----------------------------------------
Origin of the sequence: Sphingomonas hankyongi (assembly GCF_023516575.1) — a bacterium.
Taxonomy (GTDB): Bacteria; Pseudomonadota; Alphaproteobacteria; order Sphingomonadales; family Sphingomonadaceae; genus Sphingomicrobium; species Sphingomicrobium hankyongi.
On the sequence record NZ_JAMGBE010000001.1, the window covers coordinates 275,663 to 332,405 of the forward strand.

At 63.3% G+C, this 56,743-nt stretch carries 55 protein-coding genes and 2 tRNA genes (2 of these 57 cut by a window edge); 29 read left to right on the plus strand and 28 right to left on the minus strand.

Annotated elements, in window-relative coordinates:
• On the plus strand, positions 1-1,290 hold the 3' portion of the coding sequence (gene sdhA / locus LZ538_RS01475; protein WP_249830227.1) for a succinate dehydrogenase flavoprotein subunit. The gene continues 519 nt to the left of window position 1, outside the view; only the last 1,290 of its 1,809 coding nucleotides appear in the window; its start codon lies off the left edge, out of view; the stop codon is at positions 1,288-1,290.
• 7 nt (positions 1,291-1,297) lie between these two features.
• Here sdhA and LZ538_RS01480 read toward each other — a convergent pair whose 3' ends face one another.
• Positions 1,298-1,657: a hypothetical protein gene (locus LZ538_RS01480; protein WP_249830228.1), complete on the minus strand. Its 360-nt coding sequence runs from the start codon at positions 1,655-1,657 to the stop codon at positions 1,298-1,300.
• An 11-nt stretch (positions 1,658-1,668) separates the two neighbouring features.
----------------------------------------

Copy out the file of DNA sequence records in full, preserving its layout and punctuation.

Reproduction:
Origin of the sequence: Sphingomonas hankyongi (assembly GCF_023516575.1) — a bacterium.
Taxonomy (GTDB): Bacteria; Pseudomonadota; Alphaproteobacteria; order Sphingomonadales; family Sphingomonadaceae; genus Sphingomicrobium; species Sphingomicrobium hankyongi.
On the sequence record NZ_JAMGBE010000001.1, the window covers coordinates 275,663 to 332,405 of the forward strand.

At 63.3% G+C, this 56,743-nt stretch carries 55 protein-coding genes and 2 tRNA genes (2 of these 57 cut by a window edge); 29 read left to right on the plus strand and 28 right to left on the minus strand.

Annotated elements, in window-relative coordinates:
• On the plus strand, positions 1-1,290 hold the 3' portion of the coding sequence (gene sdhA / locus LZ538_RS01475; protein WP_249830227.1) for a succinate dehydrogenase flavoprotein subunit. The gene continues 519 nt to the left of window position 1, outside the view; only the last 1,290 of its 1,809 coding nucleotides appear in the window; its start codon lies off the left edge, out of view; the stop codon is at positions 1,288-1,290.
• 7 nt (positions 1,291-1,297) lie between these two features.
• Here sdhA and LZ538_RS01480 read toward each other — a convergent pair whose 3' ends face one another.
• Positions 1,298-1,657: a hypothetical protein gene (locus LZ538_RS01480; protein WP_249830228.1), complete on the minus strand. Its 360-nt coding sequence runs from the start codon at positions 1,655-1,657 to the stop codon at positions 1,298-1,300.
• An 11-nt stretch (positions 1,658-1,668) separates the two neighbouring features.